Things rarely end well with Moss


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Maybe Randy Moss will put together a huge season in the final year of his contract in New England. Maybe he’ll harness all that talent of his, and he and Tom Brady will come together again as one of the greatest quarterback-receiver duos of their generation.

But when I was doing some research today, I found this quote, cited by then-Vikings center Matt Birk after Moss was traded from Minnesota in 2005, particularly interesting:

“You can stroke a dog’s ear the wrong way all you want, but ultimately it just goes back to the way it was meant to be.”


So here we stand with Moss, with one season left on the three-year contract he signed in 2008. He says he’s “unhappy.” Bill Belichick and the football folks down in Foxborough couldn’t be more effusive in their praise of the receiver, while acting as if the comment was never made.

The problem: Moss did say it. The bigger problem: This is part of a larger problem.

Forget the contract year stuff. Moss absolutely killed it in 2007, which was the only real contract year of his career. But back then, he knew if he performed, the team would work to re-sign him, and that’s just what happened. He reworked the two years and $21 million remaining on the contract he had in Oakland, and played on a one-year, make-good deal to get to that point.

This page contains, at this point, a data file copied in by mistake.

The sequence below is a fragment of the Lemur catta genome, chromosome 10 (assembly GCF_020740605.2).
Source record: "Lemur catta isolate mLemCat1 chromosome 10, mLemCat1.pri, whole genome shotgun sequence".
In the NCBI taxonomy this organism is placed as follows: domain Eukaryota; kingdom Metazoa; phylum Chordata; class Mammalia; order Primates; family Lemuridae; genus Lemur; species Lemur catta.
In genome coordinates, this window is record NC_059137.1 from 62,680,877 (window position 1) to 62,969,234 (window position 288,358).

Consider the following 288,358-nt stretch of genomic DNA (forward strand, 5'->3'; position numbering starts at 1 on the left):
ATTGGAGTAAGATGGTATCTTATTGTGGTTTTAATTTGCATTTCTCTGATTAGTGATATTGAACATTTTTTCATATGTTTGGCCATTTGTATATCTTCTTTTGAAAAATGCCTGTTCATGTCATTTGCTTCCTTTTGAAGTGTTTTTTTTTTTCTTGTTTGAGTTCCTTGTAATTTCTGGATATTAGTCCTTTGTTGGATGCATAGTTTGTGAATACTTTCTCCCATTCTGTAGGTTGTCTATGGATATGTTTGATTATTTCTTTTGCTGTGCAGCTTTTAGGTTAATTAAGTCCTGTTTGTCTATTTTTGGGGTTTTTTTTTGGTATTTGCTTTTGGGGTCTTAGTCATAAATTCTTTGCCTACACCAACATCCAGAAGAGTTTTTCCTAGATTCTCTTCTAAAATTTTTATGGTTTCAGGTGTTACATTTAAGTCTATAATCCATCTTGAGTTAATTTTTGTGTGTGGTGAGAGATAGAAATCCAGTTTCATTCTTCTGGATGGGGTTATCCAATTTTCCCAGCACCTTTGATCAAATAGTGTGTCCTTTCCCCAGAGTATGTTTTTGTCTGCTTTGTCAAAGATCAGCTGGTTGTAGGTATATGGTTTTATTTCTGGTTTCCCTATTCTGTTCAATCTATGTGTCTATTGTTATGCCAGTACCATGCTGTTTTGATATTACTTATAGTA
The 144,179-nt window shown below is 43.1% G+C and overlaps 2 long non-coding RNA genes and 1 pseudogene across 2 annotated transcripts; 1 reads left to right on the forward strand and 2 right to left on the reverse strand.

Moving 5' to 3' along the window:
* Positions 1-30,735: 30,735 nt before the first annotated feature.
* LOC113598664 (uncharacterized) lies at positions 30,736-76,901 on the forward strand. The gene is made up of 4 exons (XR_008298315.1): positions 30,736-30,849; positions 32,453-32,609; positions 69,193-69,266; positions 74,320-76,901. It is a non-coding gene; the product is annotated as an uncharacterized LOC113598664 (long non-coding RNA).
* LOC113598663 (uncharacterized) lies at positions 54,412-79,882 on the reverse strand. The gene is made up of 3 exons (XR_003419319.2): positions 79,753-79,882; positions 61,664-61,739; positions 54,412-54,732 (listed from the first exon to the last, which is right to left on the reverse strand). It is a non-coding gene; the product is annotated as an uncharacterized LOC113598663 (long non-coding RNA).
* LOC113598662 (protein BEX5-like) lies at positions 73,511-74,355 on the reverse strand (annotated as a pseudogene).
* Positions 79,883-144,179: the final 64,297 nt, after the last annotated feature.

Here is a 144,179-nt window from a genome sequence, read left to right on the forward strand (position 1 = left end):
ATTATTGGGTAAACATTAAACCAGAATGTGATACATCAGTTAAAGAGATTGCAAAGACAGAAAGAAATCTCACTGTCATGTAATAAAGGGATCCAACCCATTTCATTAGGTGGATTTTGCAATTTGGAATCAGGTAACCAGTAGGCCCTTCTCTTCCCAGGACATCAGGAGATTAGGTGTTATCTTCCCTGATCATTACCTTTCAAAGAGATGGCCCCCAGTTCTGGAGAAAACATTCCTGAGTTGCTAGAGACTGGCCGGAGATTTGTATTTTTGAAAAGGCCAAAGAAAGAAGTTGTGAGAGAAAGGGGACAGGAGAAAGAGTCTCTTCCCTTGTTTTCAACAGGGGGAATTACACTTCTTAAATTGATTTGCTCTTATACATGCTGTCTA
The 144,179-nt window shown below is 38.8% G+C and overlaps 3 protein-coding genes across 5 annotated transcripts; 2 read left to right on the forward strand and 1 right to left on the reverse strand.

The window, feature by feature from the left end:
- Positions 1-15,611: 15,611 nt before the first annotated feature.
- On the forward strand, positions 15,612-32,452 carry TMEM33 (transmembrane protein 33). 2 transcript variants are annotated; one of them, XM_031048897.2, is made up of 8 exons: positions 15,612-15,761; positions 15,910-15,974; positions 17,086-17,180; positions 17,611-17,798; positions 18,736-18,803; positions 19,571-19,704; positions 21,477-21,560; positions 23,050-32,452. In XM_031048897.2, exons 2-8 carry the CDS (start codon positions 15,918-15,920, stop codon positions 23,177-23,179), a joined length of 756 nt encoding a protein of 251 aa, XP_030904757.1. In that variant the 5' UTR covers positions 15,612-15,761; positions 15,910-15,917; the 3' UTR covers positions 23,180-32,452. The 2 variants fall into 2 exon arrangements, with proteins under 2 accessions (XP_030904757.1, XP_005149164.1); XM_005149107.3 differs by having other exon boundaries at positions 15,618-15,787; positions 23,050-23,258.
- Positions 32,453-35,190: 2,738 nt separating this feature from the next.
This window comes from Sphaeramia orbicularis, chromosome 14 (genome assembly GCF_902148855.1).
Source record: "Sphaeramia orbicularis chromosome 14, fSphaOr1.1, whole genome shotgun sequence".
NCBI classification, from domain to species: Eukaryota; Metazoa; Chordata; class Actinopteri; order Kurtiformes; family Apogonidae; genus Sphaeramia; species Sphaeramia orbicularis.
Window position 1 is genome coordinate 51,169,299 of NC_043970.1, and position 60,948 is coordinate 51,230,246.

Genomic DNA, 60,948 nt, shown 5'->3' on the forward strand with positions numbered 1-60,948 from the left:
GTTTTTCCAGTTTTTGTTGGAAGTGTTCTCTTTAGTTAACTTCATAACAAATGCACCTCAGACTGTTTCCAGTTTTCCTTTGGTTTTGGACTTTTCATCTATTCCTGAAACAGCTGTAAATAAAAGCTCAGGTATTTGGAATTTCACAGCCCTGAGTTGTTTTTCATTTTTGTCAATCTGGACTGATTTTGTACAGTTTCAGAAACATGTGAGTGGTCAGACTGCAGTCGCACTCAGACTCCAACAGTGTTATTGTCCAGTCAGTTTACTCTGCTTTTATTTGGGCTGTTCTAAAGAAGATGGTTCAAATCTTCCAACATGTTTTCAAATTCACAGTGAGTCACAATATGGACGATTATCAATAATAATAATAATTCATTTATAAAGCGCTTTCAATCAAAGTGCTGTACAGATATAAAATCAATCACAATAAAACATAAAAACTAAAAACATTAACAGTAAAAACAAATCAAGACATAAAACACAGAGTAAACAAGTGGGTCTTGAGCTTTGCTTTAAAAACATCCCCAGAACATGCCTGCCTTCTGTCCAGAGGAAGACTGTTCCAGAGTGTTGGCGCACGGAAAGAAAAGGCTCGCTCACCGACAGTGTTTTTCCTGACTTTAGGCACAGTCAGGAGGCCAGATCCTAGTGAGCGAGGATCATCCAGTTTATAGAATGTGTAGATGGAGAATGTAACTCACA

This is different. The signs are out there that this will be his final year in Foxborough. He most certainly feels that way. And that scenario has never been a good one in the past.

Moss rubbed plenty of people (including the Mayor of Minneapolis) the wrong way on his way out of Minnesota, and his walk-off at the end of the 2004 regular-season finale and mock mooning of the Green Bay crowd in the playoffs punctuated his departure.


In Oakland, things were worse. Here’s Moss explaining to the San Francisco Chronicle in November 2006 why he had problems with drops that year …

“Maybe because I’m unhappy and I’m not too much excited about what’s going on,” Moss said then. “So, my concentration and focus level tend to go down sometimes when I’m in a bad mood. All I can say is if you put me in a good situation and make me happy, man, you get good results.”

That’s true. In 1998, with a championship-caliber team in Minnesota, he was awesome. Ditto for 2007 with the Patriots.

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But now, with his contract up, and future uncertain, and the team in flux? All of it’s worth keeping an eye on.

When everything going along smoothly, you’re just fine. It’ll be interesting to see what happens this year after a few bumps in the road.

No matter what, it’s pretty easy to see why the Patriots are bending over backwards to say all the right things about their superstar.

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